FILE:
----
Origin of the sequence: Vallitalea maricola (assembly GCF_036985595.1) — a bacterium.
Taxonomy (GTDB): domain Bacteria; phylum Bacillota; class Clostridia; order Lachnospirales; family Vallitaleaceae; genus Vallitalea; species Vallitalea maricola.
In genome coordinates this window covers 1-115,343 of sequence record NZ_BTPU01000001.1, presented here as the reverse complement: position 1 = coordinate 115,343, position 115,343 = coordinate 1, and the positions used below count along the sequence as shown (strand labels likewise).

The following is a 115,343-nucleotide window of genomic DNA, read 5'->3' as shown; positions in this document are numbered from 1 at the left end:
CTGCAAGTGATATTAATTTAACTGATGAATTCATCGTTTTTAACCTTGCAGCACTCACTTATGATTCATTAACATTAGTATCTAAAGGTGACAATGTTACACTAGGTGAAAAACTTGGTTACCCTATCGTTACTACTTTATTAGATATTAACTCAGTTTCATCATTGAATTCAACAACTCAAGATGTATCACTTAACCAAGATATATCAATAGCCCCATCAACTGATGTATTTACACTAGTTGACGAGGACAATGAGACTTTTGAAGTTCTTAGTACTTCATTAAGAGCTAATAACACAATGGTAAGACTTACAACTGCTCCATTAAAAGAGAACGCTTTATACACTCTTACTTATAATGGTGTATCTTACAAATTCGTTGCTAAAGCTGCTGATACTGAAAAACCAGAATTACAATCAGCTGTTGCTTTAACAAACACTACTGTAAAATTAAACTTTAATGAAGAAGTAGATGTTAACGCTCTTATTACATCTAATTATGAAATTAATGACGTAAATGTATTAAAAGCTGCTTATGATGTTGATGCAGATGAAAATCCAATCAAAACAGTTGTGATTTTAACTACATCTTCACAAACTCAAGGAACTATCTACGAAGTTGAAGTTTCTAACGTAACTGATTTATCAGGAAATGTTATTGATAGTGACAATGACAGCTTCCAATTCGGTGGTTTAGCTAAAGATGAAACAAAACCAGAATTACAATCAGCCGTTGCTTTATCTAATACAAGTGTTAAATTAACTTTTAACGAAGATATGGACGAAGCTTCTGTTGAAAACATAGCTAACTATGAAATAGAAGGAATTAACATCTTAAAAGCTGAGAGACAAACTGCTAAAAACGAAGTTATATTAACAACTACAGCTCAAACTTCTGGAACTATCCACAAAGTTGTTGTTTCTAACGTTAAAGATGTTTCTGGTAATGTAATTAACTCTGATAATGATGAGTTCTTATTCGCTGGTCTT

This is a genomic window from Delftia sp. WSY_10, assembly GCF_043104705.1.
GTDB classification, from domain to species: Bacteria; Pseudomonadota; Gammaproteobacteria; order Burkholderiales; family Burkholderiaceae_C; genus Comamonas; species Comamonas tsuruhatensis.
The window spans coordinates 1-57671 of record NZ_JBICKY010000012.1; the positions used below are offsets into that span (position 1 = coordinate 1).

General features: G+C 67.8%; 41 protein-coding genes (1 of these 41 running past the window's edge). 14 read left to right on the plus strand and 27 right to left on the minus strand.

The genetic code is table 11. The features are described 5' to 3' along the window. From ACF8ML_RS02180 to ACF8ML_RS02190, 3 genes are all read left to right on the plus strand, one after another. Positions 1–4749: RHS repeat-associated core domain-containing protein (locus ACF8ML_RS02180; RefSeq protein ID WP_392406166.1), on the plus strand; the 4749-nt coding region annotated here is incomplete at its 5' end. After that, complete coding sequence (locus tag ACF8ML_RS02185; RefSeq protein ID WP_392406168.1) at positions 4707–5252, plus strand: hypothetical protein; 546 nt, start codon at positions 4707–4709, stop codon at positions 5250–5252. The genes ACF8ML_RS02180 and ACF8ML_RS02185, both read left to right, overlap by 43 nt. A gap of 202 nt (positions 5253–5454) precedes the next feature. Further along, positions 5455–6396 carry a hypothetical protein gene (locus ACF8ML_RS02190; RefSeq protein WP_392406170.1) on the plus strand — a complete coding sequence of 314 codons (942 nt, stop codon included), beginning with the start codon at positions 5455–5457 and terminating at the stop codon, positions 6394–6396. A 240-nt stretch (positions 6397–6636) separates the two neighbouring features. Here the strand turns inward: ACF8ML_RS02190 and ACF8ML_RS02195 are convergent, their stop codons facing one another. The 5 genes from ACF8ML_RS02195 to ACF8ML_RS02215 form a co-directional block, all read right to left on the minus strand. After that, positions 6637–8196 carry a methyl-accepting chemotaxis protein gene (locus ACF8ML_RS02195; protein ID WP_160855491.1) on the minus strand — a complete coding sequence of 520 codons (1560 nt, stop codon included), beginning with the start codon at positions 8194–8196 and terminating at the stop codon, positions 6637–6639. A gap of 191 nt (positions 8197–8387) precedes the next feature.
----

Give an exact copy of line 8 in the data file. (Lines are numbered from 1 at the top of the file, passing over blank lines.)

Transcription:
The window spans coordinates 1-57671 of record NZ_JBICKY010000012.1; the positions used below are offsets into that span (position 1 = coordinate 1).